Just about every company today has either implemented server virtualization or is about to. Once they virtualize with vSphere and vCenter, it may not be immediately evident that they need additional management tools. All hypervisors come with some form of backup and performance reporting built-in. However, with just a little use, you’ll quickly discover that these backup and performance tools only offer the most basic functionality and you will almost always need more.
While speaking at user groups, writing articles, and doing podcasts about virtualization, I get asked a lot or end up talking about virtualization tools. Many times, new (or even long-time) VMware admins ask me “what tools do you recommend I use with vSphere?” Of course there are numerous tools available (both from VMware and third-parties) but in this post let’s stick to the top VMware management tools.
Thus, here is my list of the top 10 VMware management tools:
Note: these tools are just “in my opinion” (no formal study was done). These tools are listed in no particular order. And, these tools are not a complete list of all virtualization management tools (in other words, there may be other good choices for virtualization management available, besides the ones listed here).
Backup – once you virtualize with vSphere you can continue to use your traditional physical server backup tools but it is very inefficient and you won’t be able to take advantage of the backup & recovery benefits that virtualization offers. Many admins don’t know that vSphere comes with its own backup and recovery tool – purpose built for virtual infrastructure protection. VMware Data Recovery (or VDR) is included (free) with every version of vSphere, starting with vSphere Essentials Plus. It scales up to 100 VMs (so it isn’t for every size company) and it is a good solution for smaller organizations and remote sites.
Capacity and Performance – by using vCenter and the vSphere Client, you will get basic performance charts and graphs. However, what you really need is intelligent information that tells you things like “how long before I have a capacity bottleneck?” and “is utilization unusually high today and where is it coming from?” vCenter Operations (vCOPS) is VMware’s relatively recent entrance into the performance and capacity analysis tool category is making a strong showing with their newest release.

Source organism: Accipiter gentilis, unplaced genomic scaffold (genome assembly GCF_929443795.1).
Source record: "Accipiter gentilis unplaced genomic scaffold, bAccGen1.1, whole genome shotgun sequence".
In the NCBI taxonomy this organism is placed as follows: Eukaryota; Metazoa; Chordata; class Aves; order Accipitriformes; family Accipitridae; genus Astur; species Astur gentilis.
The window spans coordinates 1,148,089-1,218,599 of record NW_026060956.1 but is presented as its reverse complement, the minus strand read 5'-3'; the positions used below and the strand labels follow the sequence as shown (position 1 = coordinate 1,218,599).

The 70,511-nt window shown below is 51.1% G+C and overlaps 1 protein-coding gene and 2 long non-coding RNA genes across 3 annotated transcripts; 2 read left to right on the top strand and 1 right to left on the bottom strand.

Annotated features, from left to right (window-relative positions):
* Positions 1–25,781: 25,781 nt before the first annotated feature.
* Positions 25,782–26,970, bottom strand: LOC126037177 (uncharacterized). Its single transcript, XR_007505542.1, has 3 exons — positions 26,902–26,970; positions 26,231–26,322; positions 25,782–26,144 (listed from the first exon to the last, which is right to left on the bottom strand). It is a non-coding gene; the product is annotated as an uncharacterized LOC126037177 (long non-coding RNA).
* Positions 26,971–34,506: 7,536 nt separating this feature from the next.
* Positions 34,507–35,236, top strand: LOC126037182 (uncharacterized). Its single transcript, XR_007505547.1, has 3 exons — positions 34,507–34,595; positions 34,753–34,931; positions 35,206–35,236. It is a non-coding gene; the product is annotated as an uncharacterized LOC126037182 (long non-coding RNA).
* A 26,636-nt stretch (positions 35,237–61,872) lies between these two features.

Figure 1 – vCenter Operations (vCOPS)
There are the enterprise backup and performance tools, covered above, and then there are general admin tools that every admin should have. Here are some examples:
- SSH and SCP – Every admin needs to be able to SSH to the command line and SCP to the local filesystem on ESXi hosts. To do that, you need a SSH and SCP client. Examples of tools are the free: PuTTY and the free Veeam FastSCP.
- VMware Labs – offering tons of free tools (that they call “flings”) like vBenchmark, Project Onyx, and Boomrang, a virtualization admin’s tool belt isn’t complete without these. One of the newest tools from VMware Labs is vBenchmark.
Figure 2 – vBenchmark from VMware Labs (free)
- Type 2 Hypervisor – VMware Workstation & Fusion – the best way to create a virtual environment on your own desktop or laptop system is to use VMware Workstation or Fusion. You can build a virtual vSphere lab or build VMs that you later move into vSphere. It’s a tool that a VMware admin shouldn’t be without.